It’s important to emphasise that not all of these features will occur in all children with congenital Zika syndrome; many children will have only a few of these features.
The syndrome is best thought of as a spectrum: at one end, infants with very small brains, some of whom won’t even survive until birth. At the other end, children with just a few ‘intracerebral calcifications’ who will grow up normally, perhaps with only mild learning difficulties and the occasional seizure throughout childhood.
The abnormalities which make up ‘congenital Zika syndrome’ include:
- ‘Intracerebral calcifications’ – ‘calcified’ spots within the brain (a bit like the lime-scale that builds up inside your kettle)
- ‘Lissencephaly’ – a loss of the normal undulations on the brain’s surface
- Enlargement of the ventricles (the fluid-filled cavities within the brain)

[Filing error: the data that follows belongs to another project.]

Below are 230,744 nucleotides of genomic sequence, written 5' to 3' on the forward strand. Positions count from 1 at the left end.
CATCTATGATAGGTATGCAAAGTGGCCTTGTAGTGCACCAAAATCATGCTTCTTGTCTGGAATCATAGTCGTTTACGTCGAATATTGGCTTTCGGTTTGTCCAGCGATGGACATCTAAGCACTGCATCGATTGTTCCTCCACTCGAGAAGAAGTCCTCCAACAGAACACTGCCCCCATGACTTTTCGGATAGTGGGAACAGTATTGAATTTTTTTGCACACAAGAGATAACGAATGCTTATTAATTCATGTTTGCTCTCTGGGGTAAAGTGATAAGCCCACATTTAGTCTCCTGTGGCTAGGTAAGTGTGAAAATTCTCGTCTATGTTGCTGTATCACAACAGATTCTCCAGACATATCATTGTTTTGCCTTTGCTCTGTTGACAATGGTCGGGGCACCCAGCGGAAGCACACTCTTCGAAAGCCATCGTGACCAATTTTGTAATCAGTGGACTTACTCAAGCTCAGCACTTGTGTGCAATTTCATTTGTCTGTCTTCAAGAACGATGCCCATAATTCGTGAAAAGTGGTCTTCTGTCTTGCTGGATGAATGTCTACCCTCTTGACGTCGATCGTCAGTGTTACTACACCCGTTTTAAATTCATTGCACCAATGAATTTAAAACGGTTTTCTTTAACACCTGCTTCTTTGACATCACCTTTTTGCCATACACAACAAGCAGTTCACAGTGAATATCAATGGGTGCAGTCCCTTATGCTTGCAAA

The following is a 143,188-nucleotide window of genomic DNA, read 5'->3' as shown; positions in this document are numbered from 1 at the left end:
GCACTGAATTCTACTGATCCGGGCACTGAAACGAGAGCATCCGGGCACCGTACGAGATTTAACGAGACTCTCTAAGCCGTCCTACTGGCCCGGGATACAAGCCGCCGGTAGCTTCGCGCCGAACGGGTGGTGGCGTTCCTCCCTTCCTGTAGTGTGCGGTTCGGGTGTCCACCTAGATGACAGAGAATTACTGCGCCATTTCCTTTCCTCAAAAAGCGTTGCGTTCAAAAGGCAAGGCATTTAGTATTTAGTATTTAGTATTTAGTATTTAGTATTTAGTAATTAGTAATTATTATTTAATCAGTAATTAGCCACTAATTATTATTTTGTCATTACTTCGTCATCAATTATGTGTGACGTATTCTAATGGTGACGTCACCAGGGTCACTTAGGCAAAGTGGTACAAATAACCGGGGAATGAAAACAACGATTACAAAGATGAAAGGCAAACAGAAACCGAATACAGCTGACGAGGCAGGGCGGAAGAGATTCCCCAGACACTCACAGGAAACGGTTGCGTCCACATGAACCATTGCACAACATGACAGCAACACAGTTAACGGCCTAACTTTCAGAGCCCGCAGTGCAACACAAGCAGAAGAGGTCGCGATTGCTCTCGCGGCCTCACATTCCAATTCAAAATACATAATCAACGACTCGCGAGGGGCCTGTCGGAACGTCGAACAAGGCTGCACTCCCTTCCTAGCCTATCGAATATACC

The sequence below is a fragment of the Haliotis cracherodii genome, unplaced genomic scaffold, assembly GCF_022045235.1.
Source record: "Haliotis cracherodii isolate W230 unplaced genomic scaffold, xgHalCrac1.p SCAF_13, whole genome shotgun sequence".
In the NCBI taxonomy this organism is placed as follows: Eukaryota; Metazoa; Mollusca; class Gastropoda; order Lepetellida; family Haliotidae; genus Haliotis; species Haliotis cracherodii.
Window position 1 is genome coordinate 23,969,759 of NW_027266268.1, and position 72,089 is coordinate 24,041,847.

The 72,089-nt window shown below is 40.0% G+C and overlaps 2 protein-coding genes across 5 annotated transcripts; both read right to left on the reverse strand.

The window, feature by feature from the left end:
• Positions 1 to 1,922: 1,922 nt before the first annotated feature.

- Hearing loss
- Problems with vision
- ‘Arthrogryposis’ – contractions and twisting of joints in arms and legs
- ‘Muscular atrophy’ – reduced muscle mass
- Latest evidence even suggest a possible link to congenital heart disease
Microcephaly received all the initial attention, probably because it was the most obvious and easily detectable feature. Babies born with microcephaly have an obviously small head to look at, so it’s not surprising that it was this that first got noticed. Because it’s so simple to measure – you just need a tape-measure – it was also easiest to use this feature for surveillance work (tracking the extent of the outbreak).
However, the other features of congenital Zika syndrome seem to be quite a lot more common than microcephaly. In the study from Rio de Janeiro that I mentioned above, there were only 4 cases of microcephaly among the 49 babies with ‘congenital brain abnormalities’ from Zika-affected pregnancies – microcephaly is really just the tip of the iceberg!
Other causes of birth defects
To put all this into context, it’s worth discussing briefly the other causes of birth defects. Worldwide, around 3-6% of babies are born with birth defects of some sort.